How can you not love T. Boone Pickens? Here's someone who made his fortune in oil, and now he's advising us to switch major parts of the US economy to wind and natural gas. And unlike some of the other concepts for taking a big bite out of our oil consumption, his current idea actually stands a chance of making a significant difference on a timescale of years, rather than decades. At the same time, however, Mr. Pickens has sometimes been a tad bit less than accurate with the numbers he uses to make his points. Remember those ads about the $700 billion per year we were sending overseas to buy oil? Even at its absolute peak in July 2008, reality was more like $500 billion, and the total for 2008 ended up around $385 billion, based on net imports and the average refiner acquisition cost for the year. That's hardly peanuts, but it's roughly half his cited figure. So let's take a look at the key numbers behind his proposal to convert long-distance trucking to natural gas. It's a great idea, though not quite as much of an economic slam-dunk as it might seem when he describes it.
I just finished reading the interview with Mr. Pickens in The American Spectator, published yesterday. The big shift in the Pickens Plan since the first time I examined it in detail is that he has switched his emphasis from using wind to free up natural gas to replace gasoline in cars, to using the abundant natural gas from our enormous shale gas reserves, which are already transforming the US gas and power markets, to replace diesel fuel in big-rig trucks. He is also in the process of lining up the legislative support to nudge this along much faster than market forces alone would. But does it make as much sense as he suggests when he talks about using $4.50 worth of natural gas to replace 7 gallons of diesel fuel at $3 per gallon?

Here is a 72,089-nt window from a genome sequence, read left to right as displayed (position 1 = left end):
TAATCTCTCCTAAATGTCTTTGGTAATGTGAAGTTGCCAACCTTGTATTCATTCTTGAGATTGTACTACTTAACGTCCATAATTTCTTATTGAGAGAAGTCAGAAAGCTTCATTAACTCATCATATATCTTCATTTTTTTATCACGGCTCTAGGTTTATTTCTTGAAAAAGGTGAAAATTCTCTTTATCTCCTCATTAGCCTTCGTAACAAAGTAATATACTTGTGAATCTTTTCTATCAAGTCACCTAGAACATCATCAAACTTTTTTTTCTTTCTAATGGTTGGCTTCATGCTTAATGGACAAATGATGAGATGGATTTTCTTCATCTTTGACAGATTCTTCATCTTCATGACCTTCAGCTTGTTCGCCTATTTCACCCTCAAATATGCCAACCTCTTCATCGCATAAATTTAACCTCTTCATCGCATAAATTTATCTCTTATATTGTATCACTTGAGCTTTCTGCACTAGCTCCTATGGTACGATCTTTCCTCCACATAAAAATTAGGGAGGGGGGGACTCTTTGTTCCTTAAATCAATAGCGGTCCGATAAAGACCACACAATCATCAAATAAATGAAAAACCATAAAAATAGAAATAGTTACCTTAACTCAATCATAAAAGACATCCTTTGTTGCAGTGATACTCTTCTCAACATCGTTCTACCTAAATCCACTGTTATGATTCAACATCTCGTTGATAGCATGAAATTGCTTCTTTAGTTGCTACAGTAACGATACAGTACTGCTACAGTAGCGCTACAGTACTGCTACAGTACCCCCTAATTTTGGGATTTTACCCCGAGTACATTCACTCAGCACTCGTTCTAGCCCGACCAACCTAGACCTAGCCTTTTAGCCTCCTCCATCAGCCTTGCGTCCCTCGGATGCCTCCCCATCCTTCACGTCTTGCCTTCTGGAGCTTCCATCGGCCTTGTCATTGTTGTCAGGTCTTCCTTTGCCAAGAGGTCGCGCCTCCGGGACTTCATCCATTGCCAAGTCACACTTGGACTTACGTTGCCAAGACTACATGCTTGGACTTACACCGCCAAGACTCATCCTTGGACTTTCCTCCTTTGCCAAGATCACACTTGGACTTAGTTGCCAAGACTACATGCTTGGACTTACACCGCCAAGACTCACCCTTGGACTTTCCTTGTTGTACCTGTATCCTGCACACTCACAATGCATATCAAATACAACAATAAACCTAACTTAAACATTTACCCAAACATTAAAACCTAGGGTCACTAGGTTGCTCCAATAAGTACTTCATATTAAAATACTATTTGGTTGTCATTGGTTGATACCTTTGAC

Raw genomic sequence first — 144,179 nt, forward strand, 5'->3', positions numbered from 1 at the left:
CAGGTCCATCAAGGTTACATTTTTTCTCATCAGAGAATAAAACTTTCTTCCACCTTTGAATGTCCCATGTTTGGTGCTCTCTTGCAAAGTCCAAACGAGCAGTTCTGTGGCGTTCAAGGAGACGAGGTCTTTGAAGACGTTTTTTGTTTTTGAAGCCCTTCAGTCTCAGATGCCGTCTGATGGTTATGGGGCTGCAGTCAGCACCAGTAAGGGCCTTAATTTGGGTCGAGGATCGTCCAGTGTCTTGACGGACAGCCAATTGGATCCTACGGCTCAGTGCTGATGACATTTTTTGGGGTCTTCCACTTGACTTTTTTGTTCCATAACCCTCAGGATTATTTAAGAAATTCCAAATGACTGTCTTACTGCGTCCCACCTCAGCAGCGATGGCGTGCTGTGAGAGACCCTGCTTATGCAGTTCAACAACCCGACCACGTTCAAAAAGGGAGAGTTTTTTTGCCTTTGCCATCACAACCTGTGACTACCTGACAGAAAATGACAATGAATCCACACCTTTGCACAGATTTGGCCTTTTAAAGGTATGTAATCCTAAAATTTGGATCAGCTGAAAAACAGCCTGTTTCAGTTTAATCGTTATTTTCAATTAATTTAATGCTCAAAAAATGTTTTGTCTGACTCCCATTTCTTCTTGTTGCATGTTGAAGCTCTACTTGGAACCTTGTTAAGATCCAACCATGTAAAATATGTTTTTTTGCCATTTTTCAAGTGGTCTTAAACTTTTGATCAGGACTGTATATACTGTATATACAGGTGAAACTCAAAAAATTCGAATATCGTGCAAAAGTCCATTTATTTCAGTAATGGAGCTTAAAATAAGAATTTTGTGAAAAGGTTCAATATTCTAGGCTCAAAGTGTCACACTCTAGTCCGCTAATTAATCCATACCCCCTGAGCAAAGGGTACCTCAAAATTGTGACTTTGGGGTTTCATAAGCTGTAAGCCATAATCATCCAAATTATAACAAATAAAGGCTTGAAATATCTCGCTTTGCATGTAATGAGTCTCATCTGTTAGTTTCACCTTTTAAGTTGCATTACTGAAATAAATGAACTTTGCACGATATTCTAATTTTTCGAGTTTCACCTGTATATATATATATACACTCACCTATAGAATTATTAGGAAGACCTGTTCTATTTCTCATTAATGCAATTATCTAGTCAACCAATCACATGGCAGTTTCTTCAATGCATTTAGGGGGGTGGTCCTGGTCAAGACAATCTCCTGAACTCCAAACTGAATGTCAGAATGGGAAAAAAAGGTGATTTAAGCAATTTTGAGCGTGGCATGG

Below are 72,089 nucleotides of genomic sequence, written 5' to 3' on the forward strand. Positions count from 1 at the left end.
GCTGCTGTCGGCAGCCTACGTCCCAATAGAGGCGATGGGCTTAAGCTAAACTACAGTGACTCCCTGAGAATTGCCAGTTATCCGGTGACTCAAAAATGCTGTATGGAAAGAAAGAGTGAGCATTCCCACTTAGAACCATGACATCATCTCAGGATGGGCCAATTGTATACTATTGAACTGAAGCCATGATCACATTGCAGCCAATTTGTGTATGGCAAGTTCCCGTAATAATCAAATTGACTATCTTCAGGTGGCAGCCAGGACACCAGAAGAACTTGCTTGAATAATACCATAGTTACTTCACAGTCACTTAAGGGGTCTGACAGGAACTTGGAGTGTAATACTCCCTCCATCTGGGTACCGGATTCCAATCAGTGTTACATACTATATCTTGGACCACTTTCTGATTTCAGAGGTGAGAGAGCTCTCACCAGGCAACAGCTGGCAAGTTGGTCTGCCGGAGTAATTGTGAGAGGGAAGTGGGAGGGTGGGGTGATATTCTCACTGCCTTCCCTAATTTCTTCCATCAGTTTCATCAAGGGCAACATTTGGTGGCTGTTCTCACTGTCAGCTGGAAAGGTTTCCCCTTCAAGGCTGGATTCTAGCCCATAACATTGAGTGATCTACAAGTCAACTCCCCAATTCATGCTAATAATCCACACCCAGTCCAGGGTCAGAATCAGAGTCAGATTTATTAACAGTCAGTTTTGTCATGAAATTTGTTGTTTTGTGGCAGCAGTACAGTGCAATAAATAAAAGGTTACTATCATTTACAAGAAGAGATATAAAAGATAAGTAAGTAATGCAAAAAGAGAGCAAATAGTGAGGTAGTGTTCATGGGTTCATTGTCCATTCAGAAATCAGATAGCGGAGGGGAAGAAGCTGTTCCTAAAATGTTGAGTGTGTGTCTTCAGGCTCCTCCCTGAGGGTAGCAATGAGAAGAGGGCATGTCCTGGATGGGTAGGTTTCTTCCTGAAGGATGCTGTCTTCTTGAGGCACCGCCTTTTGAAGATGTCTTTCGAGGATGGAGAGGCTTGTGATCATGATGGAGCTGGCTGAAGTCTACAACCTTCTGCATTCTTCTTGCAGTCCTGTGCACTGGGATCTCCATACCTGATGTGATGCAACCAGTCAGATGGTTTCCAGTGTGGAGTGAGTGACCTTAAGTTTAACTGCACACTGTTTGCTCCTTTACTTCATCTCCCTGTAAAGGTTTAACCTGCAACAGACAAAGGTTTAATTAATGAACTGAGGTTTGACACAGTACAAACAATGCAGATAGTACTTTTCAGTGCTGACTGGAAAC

Strictly in energy terms, that 7 gallons might even be a bit low. A million BTUs of gas (roughly 1,000 cubic feet or one MCF) would deliver as much energy to a truck as 7.8 gallons of diesel. And fundamentally, he's right that the recent price relationship between natural gas and crude oil makes gas a tremendous bargain, BTU for BTU. However, the prices he mentions in the Spectator interview constitute an apples vs. oranges comparison from both sides. Even if natural gas remained at a steady $4.50/MCF at the wellhead for the next 20 years, which seems unlikely despite the bounties of shale, that's not what you'd pay at the natural gas pump.
Start with the fact that it costs something to transport gas from the wellhead, wherever that might be, to market. Based on current pricing relationships, if gas starts out at $4.50, then by the time it's sold to a commercial account, which is probably how filling stations would be classified, it could cost as much as $9. And someone has to invest in the equipment to compress it to 3,000 or 3,600 psi and pump it into an 18-wheeler's tanks. Even with tax credits to help, a station owner will need to make a return on that investment, and some profit, too. Add another buck an MCF to cover that, and we're up to $10/MCF, which equates to $1.28/gal. of diesel. For a reality check on this, I took a look at cngprices.com, which shows the locations and pricing for stations selling compressed natural gas (CNG) for vehicles around the country, expressed in dollars per gasoline-equivalent-gallon (GGE). Prices range from roughly $1.25 to around $2, with a few outliers over $3. Since a GGE contains about 10% less energy than a gallon of diesel, you'd have to bump these prices up by about 10% to get the equivalent for a fair comparison.